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Universal multigene marker may revolutionize biodiversity research

Universal multigene marker may revolutionize biodiversity research Phylogenetic resolution of metazoan USCOs. (a) Tree computed with maximum likelihood from concatenated metazoan USCOs for all study cases (A3; all nucleotides); branches of reference taxa are unlabeled. (b–j) metazoan USCO trees (black) obtained from ASTRAL analysis of metazoan USCOs (A2) of individual study cases compared with the COI benchmarking tree (blue). Study cases: Discoglossus (b), Rana (c), Stygopholcus (d), Lithobius (e), Taygetis (f), Sphaerophoria (g), Chrysis (h), Pteromalus (i) and Pleophylla (j). Morphospecies indicated by colored symbols. Pt. brachygaster sp2 (blue square) did not yield sequences for COI. Credit: Methods in Ecology and Evolution (2022). DOI: 10.1111/2041-210X.14041

An international team led by scientists from the Museum Koenig in Bonn (Leibniz Institute for the Analysis of Biodiversity Change) has for the first time successfully tested a universal set of genes for the systematic characterization of different animal species. Their work is published in Methods in Ecology and Evolution.

Many of the methods used to date for the molecular recording of biodiversity are still often flawed because they only use one genetic marker, which often does not correctly reflect species and genetic patterns at the genomic level.

Other analyses based on genomic data are not suitable for comprehensive biodiversity research because they are not universal enough and often not very sustainable because they are based on data that cannot be combined with the results of other studies.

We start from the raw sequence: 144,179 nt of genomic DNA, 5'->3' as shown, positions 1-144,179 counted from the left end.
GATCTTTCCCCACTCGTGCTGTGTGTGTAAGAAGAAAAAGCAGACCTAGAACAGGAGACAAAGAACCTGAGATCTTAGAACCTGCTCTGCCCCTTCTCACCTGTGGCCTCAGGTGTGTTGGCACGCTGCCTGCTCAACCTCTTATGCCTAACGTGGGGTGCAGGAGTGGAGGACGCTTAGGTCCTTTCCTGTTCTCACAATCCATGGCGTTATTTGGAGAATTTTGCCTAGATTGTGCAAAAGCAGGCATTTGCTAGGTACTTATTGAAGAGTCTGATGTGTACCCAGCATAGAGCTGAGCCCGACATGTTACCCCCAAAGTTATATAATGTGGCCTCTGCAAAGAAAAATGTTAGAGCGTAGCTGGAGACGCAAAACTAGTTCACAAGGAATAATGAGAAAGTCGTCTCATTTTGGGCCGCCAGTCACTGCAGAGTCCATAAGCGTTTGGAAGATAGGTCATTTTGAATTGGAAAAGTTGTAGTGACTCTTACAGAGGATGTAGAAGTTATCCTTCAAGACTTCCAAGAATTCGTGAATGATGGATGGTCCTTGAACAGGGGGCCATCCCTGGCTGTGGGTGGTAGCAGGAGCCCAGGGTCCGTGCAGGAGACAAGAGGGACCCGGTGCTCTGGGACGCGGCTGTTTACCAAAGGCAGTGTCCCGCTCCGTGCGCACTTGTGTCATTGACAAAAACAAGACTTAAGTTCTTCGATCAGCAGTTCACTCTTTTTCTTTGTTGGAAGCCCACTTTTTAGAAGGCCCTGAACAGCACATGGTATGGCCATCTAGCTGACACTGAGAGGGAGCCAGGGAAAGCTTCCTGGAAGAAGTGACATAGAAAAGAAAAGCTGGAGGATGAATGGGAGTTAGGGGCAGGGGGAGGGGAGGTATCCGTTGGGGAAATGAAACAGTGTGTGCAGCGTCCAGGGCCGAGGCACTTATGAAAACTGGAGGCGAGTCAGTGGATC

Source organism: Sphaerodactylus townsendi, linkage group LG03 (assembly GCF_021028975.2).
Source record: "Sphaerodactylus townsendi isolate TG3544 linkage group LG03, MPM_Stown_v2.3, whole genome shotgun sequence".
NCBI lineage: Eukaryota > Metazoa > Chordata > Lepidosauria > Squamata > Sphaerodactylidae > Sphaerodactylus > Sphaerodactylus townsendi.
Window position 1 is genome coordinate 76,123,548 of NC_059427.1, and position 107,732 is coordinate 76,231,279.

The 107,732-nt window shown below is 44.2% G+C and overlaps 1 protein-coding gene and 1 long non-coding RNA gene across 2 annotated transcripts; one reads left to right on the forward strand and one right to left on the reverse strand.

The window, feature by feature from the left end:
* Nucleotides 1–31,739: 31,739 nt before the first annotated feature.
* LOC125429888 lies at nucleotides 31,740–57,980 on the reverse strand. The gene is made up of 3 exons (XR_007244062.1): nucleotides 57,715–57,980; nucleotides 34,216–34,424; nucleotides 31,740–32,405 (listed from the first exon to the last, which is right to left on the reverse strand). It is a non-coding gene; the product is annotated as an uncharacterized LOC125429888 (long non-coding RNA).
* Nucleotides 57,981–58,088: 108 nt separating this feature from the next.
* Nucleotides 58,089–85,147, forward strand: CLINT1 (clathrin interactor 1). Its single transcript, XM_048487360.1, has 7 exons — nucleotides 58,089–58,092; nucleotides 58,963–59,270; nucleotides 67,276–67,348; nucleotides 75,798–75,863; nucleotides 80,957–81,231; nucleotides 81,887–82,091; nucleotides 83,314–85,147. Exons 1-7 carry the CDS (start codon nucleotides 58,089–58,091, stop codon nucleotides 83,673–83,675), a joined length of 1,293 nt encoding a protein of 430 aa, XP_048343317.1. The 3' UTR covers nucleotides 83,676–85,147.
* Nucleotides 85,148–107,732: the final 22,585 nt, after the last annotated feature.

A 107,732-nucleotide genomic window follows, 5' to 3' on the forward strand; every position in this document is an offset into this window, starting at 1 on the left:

The tested gene set, more precisely called “metazoan-level universal single-copy orthologs” (metazoan USCOs), comprises several hundred nuclear genes and can be used for all multicellular animals. The method clearly overshadows DNA barcoding, which is the approach currently conventionally used for species identification and widely used in ecological monitoring.

So far, USCOs have been used to check the completeness and quality of genome sequencing. The working group led by Dirk Ahrens, beetle researcher and collection curator at Museum Koenig, has now successfully used this method for the first time to separate cryptic species that were indistinguishable with conventional DNA barcodes.

The method was tested on spiders, centipedes, frogs, beetles, flies, small parasitic wasps, and butterflies. These new USCO markers can be obtained both by targeted sequencing and by extraction from genome data that has already been published and is available in databases. This makes the new approach sustainable and successful.

Although currently more expensive than conventional genetic barcoding, the authors propose metazoan USCOs primarily as the additional method of choice for the more complicated cases. There are quite a few of them, especially since science is still not even close to agreeing on how many species now inhabit Earth; estimates vary between 2 million and 2 billion species.


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